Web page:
Morale improved once the Poles were finally allowed to fly, but then they discovered that everything on a British aircraft was back-to-front, so all their reflexes had to be reversed. You had to push instead of pull to open the throttle, and even the toggle for opening the parachute was on the ‘wrong’ side. There was also the difficulty of judging in feet and miles, not metres and kilometres, and new navigational aids to master like radar (only just adopted, and still secret) and radios. The British tactic of close formation flying seemed suicidal to the experienced Poles, for pilots had to pay far more attention to not colliding with each other than looking out for attacking aircraft.  Four tight ranks of three planes were supposedly protected by the middle plane of the last rank, known as the ‘weaver’, but 32 Squadron, based at Biggin Hill, lost 21 of these pilots in three weeks, each ‘picked off’ by the enemy without the rest of the squadron even noticing.

A myth that came to dominate war films and popular memory was that all Polish pilots were reckless and individualistic.  The stereotype arose partly because they were trained to fire at much closer range than British pilots – almost at pointblank. (‘Those crazy Poles’, thinks Peggy,That Burning Summer, p. 43).  This scene from the 1969 film The Battle of Britain (whose uncountable stars included Laurence Oliver as Hugh Dowding and Trevor Howard as Keith Park) is typical of British attitudes:

(Incidentally, and somewhat chillingly, the German aircraft used in this film were provided by Franco’s Spanish Air Force: a mixture of Heinkels, still used for transport, and retired Messerschmitt 109s.)

In August 1940, two new Polish fighter squadrons were formed: No. 302, ‘City of Poznań’, and No. 303, ‘Kościuszko’.  By 1941 a fully-fledged Polish Air Force was operating alongside the RAF.  By the end of the war, Polish pilots had won 342 British gallantry awards, and 303 Squadron claimed the highest number of kills of all the Allied squadrons in the Battle of Britain yet its death rate was the lowest.

Walland Marsh, part of Romney Marsh, nr Scotney, Lydd, Kent.

A view today of Walland Marsh, part of Romney Marsh, nr Scotney, Lydd, Kent, an area under sea till about 600 and only populated during the 12th and 13th centuries.

On 11th September 1940 at 16.15 hrs, Sergeant Stanisław Duszyński was shot down over  Romney Marsh, not far from  Lydd, while attacking a Ju 88.  He was 24, and like Henryk in That Burning Summer, he both trained at Deblin and had initially been evacuated to Rumania in 1939, later travelling to France.  Neither his body nor his Hurricane were recovered during the war, although unsuccessful efforts, both official and unofficial, were made in 1973 and 1996.  The heartbreaking photographs below belonged to his fiancé, Czesława (below), and were kindly sent to me by her granddaughter, Aggie, who said that although her grandmother went on to marry and have children, she was never the same again after Stanisław’s death. On this photograph, just below his silver eagle flying badge (gapa), you can see the handwritten words ‘Kocham Cie zawsze’, which mean ‘I will love you always’.  Many thanks to the Wyszynski family for permission to publish these pictures here.


Czesława Wyszinski, née Dombkowska

Stanisław Duszyński

Stanisław Duszyński











Six months after Duszyński’s disappearance, Pilot Officer Bogusław Mierzwa’s Spitfire came down in flames on the stony promontory of Dungeness, not far from the lighthouse. Another pilot of the 303 Squadron, Mieczyslaw Waskiewicz, crashed into the sea off the point and was never found.  Both were returning from a mission to escort six Blenheims sent to bomb a fighter airfield in France.  Mierzwa had been awarded his Pilot’s Wings in Poland less than two years earlier, at the age of 22, not three months before the invasion of Poland. Until recently, this tattered Polish flag still flew over the spot where his aircraft burned, but there is now a more substantial memorial which tells their stories.

close mid-ground polish memorial

Altogether, between 1939 and 1945, well over 200,000 Poles fought in all the forces under British High Command.  But for complex reasons, by 1946, anti-Polish sentiment in Britain had become so bad that ‘Poles go Home’ graffiti had begun to appear near Polish Air Force bases. Squadron 318 Spitfire pilot Stefan Knapp, a sculptor and painter who suffered from recurring nightmares and insomnia for years after the war, recalled the change in his memoir, The Square Sun (1956):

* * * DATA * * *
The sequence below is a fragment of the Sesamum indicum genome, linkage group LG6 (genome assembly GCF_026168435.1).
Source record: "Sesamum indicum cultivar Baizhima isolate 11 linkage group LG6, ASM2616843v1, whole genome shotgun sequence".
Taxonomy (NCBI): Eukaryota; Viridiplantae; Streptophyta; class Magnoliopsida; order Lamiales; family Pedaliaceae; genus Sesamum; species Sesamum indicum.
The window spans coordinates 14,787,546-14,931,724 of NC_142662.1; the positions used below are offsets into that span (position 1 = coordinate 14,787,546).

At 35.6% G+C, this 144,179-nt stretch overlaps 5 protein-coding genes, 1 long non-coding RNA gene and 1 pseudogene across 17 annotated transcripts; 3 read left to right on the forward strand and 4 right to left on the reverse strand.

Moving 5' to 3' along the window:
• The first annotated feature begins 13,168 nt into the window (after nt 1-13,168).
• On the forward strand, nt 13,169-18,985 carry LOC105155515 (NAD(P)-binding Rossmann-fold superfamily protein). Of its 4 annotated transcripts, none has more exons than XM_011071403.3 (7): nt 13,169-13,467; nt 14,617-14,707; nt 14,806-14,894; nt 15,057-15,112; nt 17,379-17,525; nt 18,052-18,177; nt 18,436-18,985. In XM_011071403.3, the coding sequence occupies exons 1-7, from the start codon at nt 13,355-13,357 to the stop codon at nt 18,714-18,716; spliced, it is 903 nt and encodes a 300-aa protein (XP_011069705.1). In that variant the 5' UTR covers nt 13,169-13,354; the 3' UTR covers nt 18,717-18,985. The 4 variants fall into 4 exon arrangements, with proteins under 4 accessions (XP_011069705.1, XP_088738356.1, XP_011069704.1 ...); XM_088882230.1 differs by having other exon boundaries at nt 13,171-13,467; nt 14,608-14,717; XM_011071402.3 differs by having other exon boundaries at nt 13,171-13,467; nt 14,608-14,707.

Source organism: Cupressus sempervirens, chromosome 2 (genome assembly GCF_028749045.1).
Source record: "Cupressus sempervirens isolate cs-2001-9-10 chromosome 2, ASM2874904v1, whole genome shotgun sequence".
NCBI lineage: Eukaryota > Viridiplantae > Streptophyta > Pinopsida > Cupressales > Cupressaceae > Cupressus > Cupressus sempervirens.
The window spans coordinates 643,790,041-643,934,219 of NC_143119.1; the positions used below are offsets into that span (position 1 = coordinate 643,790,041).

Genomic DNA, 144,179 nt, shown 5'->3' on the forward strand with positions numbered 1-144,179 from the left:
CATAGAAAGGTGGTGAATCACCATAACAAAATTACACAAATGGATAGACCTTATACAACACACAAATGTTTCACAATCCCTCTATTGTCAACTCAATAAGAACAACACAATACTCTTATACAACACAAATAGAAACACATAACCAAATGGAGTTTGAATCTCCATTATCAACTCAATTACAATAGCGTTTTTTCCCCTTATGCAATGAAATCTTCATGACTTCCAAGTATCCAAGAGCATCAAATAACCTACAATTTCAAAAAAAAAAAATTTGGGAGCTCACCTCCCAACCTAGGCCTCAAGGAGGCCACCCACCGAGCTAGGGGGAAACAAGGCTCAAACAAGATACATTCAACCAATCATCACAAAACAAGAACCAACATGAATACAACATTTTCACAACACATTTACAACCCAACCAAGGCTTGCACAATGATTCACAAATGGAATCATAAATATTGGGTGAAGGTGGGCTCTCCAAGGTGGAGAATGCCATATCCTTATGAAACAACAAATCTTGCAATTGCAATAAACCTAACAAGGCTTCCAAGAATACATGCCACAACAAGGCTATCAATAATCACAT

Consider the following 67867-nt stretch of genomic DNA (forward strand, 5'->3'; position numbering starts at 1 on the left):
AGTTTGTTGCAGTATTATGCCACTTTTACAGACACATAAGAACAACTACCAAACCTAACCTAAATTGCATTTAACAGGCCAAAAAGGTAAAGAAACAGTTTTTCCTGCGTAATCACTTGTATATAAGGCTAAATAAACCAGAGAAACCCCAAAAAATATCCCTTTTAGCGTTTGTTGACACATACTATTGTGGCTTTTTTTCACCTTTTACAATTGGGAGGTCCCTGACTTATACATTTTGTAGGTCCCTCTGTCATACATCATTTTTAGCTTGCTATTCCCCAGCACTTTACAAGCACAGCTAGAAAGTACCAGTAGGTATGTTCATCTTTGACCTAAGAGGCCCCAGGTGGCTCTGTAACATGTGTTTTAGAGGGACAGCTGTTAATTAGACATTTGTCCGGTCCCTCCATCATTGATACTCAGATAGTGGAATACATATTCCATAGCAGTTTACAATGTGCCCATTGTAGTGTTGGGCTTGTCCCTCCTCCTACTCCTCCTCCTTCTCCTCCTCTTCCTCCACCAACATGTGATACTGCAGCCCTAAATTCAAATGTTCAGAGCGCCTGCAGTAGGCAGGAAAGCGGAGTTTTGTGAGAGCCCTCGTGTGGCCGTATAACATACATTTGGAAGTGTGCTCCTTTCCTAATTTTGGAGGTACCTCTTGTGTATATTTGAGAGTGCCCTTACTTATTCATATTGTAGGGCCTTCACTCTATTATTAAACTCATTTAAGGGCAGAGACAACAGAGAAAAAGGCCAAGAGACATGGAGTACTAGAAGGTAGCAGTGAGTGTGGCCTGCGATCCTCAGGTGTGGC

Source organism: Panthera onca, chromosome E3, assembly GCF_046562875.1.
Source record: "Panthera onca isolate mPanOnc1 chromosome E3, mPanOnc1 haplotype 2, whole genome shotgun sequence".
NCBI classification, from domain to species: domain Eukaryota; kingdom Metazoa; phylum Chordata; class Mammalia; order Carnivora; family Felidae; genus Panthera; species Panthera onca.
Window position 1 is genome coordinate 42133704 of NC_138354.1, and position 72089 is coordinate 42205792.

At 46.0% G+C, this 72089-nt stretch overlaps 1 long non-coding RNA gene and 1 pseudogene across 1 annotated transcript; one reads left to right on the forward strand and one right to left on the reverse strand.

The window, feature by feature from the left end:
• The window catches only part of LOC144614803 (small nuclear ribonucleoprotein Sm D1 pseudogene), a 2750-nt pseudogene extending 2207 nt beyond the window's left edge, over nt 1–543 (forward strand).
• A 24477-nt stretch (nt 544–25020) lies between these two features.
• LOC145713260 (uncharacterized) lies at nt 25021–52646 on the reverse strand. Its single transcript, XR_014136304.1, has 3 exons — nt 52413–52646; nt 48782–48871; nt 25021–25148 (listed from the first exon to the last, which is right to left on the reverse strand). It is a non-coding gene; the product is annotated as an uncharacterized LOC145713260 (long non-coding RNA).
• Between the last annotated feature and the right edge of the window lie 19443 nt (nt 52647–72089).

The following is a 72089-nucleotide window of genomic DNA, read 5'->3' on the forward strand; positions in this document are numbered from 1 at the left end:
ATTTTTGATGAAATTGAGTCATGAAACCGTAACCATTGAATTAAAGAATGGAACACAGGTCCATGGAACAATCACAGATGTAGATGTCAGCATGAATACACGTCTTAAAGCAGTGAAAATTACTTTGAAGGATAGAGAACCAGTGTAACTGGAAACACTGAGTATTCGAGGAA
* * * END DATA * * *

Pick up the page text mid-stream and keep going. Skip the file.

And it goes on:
‘I was choking with the bitterness of it…Not so long ago I had enjoyed the exaggerated prestige of a fighter pilot and the hysterical adulation that surrounded him. Suddenly I turned into the slag everybody wanted to be rid of, a thing useless, burdensome, even noxious. It was very hard to bear.’

In the programme for the Allied Victory 1946_Victory_Parade_ProgrammeCelebrations in London a year later, you will only find a mention of Poland under one heading – the Central Band of the Royal Air Force.  By this time it was Stalin, not Hitler, who seemed to require appeasement. The terrible fate of Poland, a subject too vast to tackle here and now, had already been determined around conference tables at Tehran, Yalta and Potsdam.


Find out more: 

Adam Zamoyski, The Forgotten Few: The Polish Air Force in World War II (1995, Pen & Sword Aviation, 2009)

Lynne Olson & Stanley Cloud, For Your Freedom and Ours: The Kosciuszko Squadron – Forgotten Heroes of World War II, (2004)

Robert Gretyngier, in association with Wojtek Matusiak, Poles in Defence of Great Britain, July 1940-June 1941 (London, Grub St, 2001)

Josef Zielnski, Polish Airmen in the Battle of Britain, 2005 (A very useful book, with a short chapter on every airman, but not easy to get hold of)

Kenneth K. Koskodan No Greater Ally: The Untold Story of Poland’s Forces in World War II (Osprey, 2011)

Arkady Fiedler, 303 Squadron: The Legendary Battle of Britain Fighter Squadron (2010)

F.B.Czarmomski, They Fight for Poland: The War in the First Person, (1941 – Front Line Library)

Patrick Bishop, Fighter Boys: Saving Britain 1940, (Harper, 2003)

Jonathan Falconer, Life as a Battle of Britain Pilot, (The History Press, 2007)

Battle of Britain monument…find out about the Polish airmen.

RAF Museum online exhibition on Polish Pilots

Polish Institute and Sikorski Museum

Commemorative site with information to help find all the cemetaries in the world where Polish airmen were buried during WW2

Aircrew Remembered remembers and honours ‘everyone involved in aviation from all nations and all eras’

Battle of Britain heritage trail

Further background reading and links for That Burning Summer can be found here. You can buy a ‘For Freedom’ T-shirt commemorating all the Polish aircrew killed in the Battle of Britain from Philosophy Football.

Identification of pilots in first photograph, left to right, in the front row: Pilot Officer Mirosław Ferić, Flight Lieutenant John A Kent (Commander of ‘A’ Flight – Kent wrote out phonetically on his trouser leg the Polish words for every procedure involved in take-off, flying and landing), Flying Officer Bogdan Grzeszczak, Pilot Officer Jerzy Radomski, Pilot Officer Witold Łokuciewski, Pilot Officer Bogusław Mierzwa (obscured by Łokuciewski), Flying Officer Zdzisław Henneberg, Sergeant Jan Rogowski and Sergeant Eugeniusz Szaposznikow. In the centre, to the rear of this group, wearing helmet and goggles is the infamous F.O. Jan Zumbach.